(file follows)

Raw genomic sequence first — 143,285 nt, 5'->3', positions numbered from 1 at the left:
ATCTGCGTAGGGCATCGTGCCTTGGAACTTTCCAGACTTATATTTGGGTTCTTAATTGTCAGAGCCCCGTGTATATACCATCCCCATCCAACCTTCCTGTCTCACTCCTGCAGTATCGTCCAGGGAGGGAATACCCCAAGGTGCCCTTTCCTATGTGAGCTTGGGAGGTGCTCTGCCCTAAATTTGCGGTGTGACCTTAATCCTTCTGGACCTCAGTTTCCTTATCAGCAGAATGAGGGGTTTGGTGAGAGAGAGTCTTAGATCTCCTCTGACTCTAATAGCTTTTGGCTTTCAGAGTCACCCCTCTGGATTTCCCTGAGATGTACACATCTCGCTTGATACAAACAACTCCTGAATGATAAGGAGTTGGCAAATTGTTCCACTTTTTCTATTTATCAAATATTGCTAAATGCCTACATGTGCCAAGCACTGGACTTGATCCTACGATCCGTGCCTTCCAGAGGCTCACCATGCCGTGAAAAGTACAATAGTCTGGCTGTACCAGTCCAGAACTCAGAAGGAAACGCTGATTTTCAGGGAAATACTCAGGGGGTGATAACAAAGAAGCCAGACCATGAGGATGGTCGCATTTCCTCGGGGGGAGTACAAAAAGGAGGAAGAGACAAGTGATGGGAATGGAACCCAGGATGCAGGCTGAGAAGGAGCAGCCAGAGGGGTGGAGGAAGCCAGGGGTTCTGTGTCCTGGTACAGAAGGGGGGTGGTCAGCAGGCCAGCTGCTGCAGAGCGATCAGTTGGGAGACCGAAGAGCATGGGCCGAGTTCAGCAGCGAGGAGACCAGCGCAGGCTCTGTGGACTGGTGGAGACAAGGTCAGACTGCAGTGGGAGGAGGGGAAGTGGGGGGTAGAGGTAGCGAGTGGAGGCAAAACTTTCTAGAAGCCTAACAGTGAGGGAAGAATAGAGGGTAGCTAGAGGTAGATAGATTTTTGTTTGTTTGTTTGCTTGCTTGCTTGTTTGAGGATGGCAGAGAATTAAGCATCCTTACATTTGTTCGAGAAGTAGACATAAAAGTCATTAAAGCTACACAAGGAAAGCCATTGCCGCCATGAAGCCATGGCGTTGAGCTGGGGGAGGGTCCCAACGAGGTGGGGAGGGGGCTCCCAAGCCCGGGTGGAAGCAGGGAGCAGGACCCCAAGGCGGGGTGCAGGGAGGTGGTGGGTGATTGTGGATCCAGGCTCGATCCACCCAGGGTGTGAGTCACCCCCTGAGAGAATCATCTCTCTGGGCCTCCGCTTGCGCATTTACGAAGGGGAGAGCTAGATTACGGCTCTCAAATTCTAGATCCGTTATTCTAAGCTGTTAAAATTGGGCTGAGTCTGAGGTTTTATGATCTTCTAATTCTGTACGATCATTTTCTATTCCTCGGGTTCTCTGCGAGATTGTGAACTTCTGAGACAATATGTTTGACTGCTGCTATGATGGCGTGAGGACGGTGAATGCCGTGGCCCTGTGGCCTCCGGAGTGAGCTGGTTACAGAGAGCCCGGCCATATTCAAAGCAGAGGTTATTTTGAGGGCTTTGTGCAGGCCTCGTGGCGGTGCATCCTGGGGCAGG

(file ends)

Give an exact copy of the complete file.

Raw genomic sequence first — 143,285 nt, 5'->3', positions numbered from 1 at the left:
ATCTGCGTAGGGCATCGTGCCTTGGAACTTTCCAGACTTATATTTGGGTTCTTAATTGTCAGAGCCCCGTGTATATACCATCCCCATCCAACCTTCCTGTCTCACTCCTGCAGTATCGTCCAGGGAGGGAATACCCCAAGGTGCCCTTTCCTATGTGAGCTTGGGAGGTGCTCTGCCCTAAATTTGCGGTGTGACCTTAATCCTTCTGGACCTCAGTTTCCTTATCAGCAGAATGAGGGGTTTGGTGAGAGAGAGTCTTAGATCTCCTCTGACTCTAATAGCTTTTGGCTTTCAGAGTCACCCCTCTGGATTTCCCTGAGATGTACACATCTCGCTTGATACAAACAACTCCTGAATGATAAGGAGTTGGCAAATTGTTCCACTTTTTCTATTTATCAAATATTGCTAAATGCCTACATGTGCCAAGCACTGGACTTGATCCTACGATCCGTGCCTTCCAGAGGCTCACCATGCCGTGAAAAGTACAATAGTCTGGCTGTACCAGTCCAGAACTCAGAAGGAAACGCTGATTTTCAGGGAAATACTCAGGGGGTGATAACAAAGAAGCCAGACCATGAGGATGGTCGCATTTCCTCGGGGGGAGTACAAAAAGGAGGAAGAGACAAGTGATGGGAATGGAACCCAGGATGCAGGCTGAGAAGGAGCAGCCAGAGGGGTGGAGGAAGCCAGGGGTTCTGTGTCCTGGTACAGAAGGGGGGTGGTCAGCAGGCCAGCTGCTGCAGAGCGATCAGTTGGGAGACCGAAGAGCATGGGCCGAGTTCAGCAGCGAGGAGACCAGCGCAGGCTCTGTGGACTGGTGGAGACAAGGTCAGACTGCAGTGGGAGGAGGGGAAGTGGGGGGTAGAGGTAGCGAGTGGAGGCAAAACTTTCTAGAAGCCTAACAGTGAGGGAAGAATAGAGGGTAGCTAGAGGTAGATAGATTTTTGTTTGTTTGTTTGCTTGCTTGCTTGTTTGAGGATGGCAGAGAATTAAGCATCCTTACATTTGTTCGAGAAGTAGACATAAAAGTCATTAAAGCTACACAAGGAAAGCCATTGCCGCCATGAAGCCATGGCGTTGAGCTGGGGGAGGGTCCCAACGAGGTGGGGAGGGGGCTCCCAAGCCCGGGTGGAAGCAGGGAGCAGGACCCCAAGGCGGGGTGCAGGGAGGTGGTGGGTGATTGTGGATCCAGGCTCGATCCACCCAGGGTGTGAGTCACCCCCTGAGAGAATCATCTCTCTGGGCCTCCGCTTGCGCATTTACGAAGGGGAGAGCTAGATTACGGCTCTCAAATTCTAGATCCGTTATTCTAAGCTGTTAAAATTGGGCTGAGTCTGAGGTTTTATGATCTTCTAATTCTGTACGATCATTTTCTATTCCTCGGGTTCTCTGCGAGATTGTGAACTTCTGAGACAATATGTTTGACTGCTGCTATGATGGCGTGAGGACGGTGAATGCCGTGGCCCTGTGGCCTCCGGAGTGAGCTGGTTACAGAGAGCCCGGCCATATTCAAAGCAGAGGTTATTTTGAGGGCTTTGTGCAGGCCTCGTGGCGGTGCATCCTGGGGCAGG